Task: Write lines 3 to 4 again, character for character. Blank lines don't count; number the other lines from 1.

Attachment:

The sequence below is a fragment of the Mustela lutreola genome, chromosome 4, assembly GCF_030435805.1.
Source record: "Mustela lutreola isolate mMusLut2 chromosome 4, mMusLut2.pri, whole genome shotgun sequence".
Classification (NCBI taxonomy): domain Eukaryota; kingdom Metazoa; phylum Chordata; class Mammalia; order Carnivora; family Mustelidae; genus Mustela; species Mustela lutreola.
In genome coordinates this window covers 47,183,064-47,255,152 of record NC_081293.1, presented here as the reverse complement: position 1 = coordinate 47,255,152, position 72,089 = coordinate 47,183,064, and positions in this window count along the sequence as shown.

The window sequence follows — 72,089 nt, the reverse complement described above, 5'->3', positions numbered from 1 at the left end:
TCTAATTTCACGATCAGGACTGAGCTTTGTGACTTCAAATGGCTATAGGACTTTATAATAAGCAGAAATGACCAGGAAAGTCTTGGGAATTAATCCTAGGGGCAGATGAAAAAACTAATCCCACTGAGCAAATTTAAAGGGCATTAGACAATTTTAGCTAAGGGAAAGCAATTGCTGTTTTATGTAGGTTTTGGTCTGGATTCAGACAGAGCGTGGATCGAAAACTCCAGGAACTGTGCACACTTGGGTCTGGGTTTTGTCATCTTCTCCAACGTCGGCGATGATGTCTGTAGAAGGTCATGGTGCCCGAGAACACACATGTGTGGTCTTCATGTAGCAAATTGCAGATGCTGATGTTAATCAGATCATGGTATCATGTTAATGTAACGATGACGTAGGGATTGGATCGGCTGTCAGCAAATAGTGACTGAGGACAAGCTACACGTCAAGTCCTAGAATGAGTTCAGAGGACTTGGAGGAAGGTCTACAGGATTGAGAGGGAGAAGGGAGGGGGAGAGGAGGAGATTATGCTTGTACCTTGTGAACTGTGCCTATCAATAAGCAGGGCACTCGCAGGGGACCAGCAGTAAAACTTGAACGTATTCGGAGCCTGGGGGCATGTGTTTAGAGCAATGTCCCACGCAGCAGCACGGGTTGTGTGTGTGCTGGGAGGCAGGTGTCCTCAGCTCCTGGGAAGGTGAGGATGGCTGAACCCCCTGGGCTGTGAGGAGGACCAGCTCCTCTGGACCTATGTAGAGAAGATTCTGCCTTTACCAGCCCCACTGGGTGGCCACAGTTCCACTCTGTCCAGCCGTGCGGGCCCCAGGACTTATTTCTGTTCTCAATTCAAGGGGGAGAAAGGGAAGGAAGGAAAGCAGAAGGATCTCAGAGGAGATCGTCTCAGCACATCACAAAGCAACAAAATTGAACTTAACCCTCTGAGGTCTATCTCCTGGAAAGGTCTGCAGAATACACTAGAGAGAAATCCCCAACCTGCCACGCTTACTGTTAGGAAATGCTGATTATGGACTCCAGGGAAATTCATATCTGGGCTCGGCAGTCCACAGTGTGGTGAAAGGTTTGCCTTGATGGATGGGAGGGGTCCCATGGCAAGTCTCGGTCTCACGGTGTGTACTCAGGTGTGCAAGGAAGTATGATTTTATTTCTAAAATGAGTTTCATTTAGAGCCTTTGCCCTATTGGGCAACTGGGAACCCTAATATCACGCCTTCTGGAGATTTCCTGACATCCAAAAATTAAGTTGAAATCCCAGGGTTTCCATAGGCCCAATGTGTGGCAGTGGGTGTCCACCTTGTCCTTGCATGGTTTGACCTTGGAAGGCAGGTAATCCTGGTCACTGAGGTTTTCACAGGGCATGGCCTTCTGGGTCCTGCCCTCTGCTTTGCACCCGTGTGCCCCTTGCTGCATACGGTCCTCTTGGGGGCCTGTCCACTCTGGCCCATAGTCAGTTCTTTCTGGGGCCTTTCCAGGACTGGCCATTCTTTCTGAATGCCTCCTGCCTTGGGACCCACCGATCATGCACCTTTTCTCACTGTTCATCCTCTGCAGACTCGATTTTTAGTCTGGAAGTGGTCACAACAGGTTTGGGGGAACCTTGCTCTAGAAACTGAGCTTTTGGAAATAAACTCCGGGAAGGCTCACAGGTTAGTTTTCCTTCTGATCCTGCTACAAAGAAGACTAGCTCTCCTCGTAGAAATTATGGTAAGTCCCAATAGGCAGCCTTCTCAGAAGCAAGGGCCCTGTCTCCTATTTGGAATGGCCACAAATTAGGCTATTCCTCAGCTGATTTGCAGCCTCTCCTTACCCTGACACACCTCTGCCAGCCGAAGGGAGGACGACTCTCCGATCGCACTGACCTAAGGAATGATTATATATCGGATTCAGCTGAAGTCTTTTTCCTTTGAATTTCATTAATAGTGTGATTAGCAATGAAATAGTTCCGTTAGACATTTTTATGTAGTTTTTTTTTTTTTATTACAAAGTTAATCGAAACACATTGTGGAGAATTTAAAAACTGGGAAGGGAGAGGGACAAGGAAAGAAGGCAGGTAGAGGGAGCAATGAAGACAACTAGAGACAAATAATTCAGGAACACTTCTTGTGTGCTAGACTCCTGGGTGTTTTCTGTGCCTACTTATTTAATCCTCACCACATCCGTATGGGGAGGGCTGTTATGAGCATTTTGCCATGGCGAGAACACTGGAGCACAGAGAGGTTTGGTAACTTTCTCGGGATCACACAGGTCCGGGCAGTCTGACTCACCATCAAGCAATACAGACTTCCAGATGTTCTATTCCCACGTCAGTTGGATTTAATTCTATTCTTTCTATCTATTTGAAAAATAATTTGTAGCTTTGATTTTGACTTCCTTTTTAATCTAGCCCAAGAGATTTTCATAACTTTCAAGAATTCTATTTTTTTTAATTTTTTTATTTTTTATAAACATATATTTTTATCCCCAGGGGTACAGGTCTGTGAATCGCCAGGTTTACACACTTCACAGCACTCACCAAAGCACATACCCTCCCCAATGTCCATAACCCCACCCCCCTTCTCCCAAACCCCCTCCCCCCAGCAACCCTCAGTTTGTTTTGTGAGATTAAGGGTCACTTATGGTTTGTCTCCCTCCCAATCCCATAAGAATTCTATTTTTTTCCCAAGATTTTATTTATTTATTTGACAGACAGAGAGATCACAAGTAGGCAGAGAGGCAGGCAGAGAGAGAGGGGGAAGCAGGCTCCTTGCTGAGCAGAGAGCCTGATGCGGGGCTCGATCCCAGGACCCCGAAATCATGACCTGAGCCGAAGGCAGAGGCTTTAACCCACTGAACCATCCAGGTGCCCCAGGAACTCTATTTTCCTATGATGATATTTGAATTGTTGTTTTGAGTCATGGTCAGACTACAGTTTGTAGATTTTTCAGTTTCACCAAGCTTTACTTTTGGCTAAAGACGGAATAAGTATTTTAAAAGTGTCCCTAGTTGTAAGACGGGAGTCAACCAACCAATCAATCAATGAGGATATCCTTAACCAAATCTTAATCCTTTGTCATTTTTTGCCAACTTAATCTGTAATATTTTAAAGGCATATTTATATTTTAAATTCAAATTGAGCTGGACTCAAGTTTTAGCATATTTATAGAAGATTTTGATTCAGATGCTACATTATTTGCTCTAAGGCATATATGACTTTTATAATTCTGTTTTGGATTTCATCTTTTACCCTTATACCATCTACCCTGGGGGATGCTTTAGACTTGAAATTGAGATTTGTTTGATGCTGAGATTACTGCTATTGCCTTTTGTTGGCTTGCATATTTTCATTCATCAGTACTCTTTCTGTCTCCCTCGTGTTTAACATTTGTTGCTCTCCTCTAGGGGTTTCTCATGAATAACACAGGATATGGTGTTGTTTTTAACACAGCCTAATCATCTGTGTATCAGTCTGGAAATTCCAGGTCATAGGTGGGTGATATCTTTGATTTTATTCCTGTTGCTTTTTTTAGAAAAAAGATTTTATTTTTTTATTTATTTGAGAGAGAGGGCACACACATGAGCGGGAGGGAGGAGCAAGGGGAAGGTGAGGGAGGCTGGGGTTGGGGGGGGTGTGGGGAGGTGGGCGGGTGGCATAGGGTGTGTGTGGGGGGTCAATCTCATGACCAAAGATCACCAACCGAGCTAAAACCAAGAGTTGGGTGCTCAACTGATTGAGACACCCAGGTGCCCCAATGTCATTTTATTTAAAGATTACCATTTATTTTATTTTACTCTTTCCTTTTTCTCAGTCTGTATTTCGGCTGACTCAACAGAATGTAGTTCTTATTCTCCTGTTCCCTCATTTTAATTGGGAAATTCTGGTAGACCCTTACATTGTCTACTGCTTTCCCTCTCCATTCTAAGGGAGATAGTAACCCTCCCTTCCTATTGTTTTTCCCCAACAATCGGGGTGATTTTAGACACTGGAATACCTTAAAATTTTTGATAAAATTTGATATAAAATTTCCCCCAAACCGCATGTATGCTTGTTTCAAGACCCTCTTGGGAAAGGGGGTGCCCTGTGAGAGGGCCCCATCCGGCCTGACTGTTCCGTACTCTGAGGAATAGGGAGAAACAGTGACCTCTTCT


Classification (NCBI taxonomy): domain Eukaryota; kingdom Metazoa; phylum Chordata; class Mammalia; order Carnivora; family Mustelidae; genus Mustela; species Mustela lutreola.
In genome coordinates this window covers 47,183,064-47,255,152 of record NC_081293.1, presented here as the reverse complement: position 1 = coordinate 47,255,152, position 72,089 = coordinate 47,183,064, and positions in this window count along the sequence as shown.